Bill giving voters choice to reshape Alachua County Commission passes second committee
TALLAHASSEE, FLA. 9/22/21-Rep. Chuck Clemons, Sr., R-Newberry, during the House Redistricting Committee, Wednesday at the Capitol in Tallahassee. COLIN HACKLEY PHOTO

The legislation make a 2022 ballot initiative to change the county’s five commissioners from at-large seats to single-member districts.

A bill allowing voters to decide whether to amend Alachua County’s charter to change who their county commissioners represent passed its second committee Monday unanimously.

HB 1493, sponsored by Rep. Chuck Clemons, passed the House Public Integrity and Elections Committee. The legislation would place a ballot initiative in front of Alachua County voters in 2022 to change the county’s five commissioners from at-large seats to single-member districts. Instead of representing the whole district, each Commissioner would only represent voters within the boundaries of their district.

If the bill passes and voters back the change, Republicans could have a fighting chance to pick up a few seats on the Commission, something that hasn’t happened in decades. Democrats make up about 66% of county voters, but are largely centralized in Gainesville, the county’s largest population center and home to the University of Florida. However, cities outside of Gainesville lean red, meaning Republicans have a better shot at picking up a Commission seat in a single-member district format if one of the districts includes a larger slice of the county’s other cities.

The bill has received staunch opposition from local officials. The Florida Association of Counties also opposes the bill.

Alachua County Commission Chair Marihelen Wheeler spoke during public comment. She said the bill was an affront to home rule.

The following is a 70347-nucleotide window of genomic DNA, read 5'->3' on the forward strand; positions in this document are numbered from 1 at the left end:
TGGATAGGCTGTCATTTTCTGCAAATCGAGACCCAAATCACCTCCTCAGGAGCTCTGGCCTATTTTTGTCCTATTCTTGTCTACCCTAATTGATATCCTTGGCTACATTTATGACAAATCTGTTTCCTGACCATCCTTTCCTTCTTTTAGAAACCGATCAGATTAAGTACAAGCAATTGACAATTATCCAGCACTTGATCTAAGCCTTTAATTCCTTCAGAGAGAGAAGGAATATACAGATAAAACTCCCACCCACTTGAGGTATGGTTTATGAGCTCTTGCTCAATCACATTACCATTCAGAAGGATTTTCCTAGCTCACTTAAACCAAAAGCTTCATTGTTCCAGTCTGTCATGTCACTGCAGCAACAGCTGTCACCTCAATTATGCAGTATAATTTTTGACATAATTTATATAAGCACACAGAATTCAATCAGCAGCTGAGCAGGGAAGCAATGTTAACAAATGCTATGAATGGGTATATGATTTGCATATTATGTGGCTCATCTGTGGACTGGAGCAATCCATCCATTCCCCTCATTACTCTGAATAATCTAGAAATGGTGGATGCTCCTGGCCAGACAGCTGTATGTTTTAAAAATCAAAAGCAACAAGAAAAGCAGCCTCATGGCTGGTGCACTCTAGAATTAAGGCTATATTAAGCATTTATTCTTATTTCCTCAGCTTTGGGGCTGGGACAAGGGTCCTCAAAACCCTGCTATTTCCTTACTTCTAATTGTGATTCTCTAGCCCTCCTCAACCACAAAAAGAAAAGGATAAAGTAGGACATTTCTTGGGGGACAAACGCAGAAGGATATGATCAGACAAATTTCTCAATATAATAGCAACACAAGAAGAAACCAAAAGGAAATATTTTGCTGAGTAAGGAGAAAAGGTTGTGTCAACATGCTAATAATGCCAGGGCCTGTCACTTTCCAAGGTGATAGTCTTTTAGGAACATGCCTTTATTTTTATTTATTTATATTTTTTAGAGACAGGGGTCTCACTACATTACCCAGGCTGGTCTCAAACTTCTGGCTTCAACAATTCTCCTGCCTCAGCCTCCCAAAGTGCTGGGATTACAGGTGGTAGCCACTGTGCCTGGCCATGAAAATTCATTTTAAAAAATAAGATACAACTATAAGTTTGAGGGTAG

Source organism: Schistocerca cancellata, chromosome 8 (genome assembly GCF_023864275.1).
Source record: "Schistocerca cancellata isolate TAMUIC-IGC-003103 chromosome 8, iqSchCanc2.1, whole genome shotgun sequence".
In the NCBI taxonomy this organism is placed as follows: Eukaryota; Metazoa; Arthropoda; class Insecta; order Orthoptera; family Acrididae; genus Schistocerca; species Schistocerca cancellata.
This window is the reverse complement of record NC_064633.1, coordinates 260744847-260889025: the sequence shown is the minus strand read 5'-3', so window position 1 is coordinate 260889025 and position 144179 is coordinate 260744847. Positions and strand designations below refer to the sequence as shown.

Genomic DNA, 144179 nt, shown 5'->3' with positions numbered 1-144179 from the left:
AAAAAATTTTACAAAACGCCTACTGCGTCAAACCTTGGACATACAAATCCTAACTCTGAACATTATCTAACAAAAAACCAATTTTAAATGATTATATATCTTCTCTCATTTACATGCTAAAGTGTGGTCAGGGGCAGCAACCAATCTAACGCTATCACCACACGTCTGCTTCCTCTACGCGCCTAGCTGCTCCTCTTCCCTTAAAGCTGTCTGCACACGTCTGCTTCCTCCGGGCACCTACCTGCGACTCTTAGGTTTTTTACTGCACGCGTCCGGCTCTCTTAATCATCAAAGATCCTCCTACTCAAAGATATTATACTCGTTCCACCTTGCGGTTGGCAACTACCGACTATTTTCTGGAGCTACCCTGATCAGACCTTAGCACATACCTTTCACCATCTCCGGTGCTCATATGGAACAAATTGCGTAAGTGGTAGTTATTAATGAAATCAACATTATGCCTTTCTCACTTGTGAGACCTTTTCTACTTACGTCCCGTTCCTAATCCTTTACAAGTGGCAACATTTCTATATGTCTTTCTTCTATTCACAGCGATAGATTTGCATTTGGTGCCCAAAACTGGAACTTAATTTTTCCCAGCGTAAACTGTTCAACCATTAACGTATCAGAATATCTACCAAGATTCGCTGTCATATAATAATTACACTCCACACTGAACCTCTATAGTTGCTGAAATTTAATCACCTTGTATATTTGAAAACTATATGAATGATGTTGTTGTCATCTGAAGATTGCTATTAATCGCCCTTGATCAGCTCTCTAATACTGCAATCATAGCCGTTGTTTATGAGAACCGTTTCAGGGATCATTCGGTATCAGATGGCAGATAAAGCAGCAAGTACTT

“I am frankly embarrassed that this has come before you. This is a local issue that we should be dealing with and have dealt with in the past,” Wheeler said. “We know if it gets there, if you folks put it there on the ballot, it will be voted no.”

Not all elected officials in Alachua County oppose the bill. Newberry City Commissioner Tim Marden, a Republican, said he backs it because the Democratic County Commission did not consider it during its annual charter review process.

“This is not representing the entire county, far from it,” Marden said. “What are they afraid of, having someone just speak?”

Alachua County Communications Director Mark Sexton suggested the bill is a political game since Clemons, whose district includes part of Alachua County, also represents two other counties with at-large Commission structures. 

“Interestingly, both Dixie and Gilchrist have the exact same Commission makeup as Alachua County, and they are heavily Republican. There has been no talk about putting things on their ballots,” Sexton said. “If you want to change our charter, roll up your sleeves. Go stand at the fair, go to the farmers market, gather 10% of the signatures, and you can put it on the ballot.”

Republican Rep. David Smith pushed back against it being a partisan game by pointing out the bill has received bipartisan support so far.

“I was disappointed to hear it become political, Republican versus Democrat. When I look down at my sheet and see that this bill passed its first committee unanimously, 100%, Republicans and Democrats supported this bill through its first committee,” Smith said.

Mary Alford, the vice-chair of the Alachua County Commission, penned an op-ed in the Gainesville Sun opposing the bill last week. Republican Reps. Spencer Roach and Blaise Ingoglia also grilled Wheeler and Sexton about some of the language in the op-ed.

“If Clemons gets this amendment on the ballot, will it succeed? No,” the op-ed read. “But it will require a strong education campaign and citizen involvement to counter what is sure to be a misinformation onslaught. It will be a waste of time and energy.”

The legislators argued it appeared Alford was advocating the county use taxpayer dollars to fight the ballot initiative if the bill passes. Sexton and Wheeler both affirmed no dollars will be used for advocacy, as it would violate the law. 

Leon Rep. Allison Tant, a Democrat, backed the bill because she said she has seen single-member districts boost representation on the Leon County Commission.

“We are very diverse on our County Commission. The areas brought from the various parts of our community are very different, and they are fiercely advocated for,” Tant said.

The bill’s next stop is the House State Affairs Committee.

Tristan Wood

Tristan Wood graduated from the University of Florida in 2021 with a degree in Journalism. A South Florida native, he has a passion for political and accountability reporting. He previously reported for Fresh Take Florida, a news service that covers the Florida Legislature and state political stories operating out of UF’s College of Journalism and Communications. You can reach Tristan at [email protected], or on Twitter @TristanDWood


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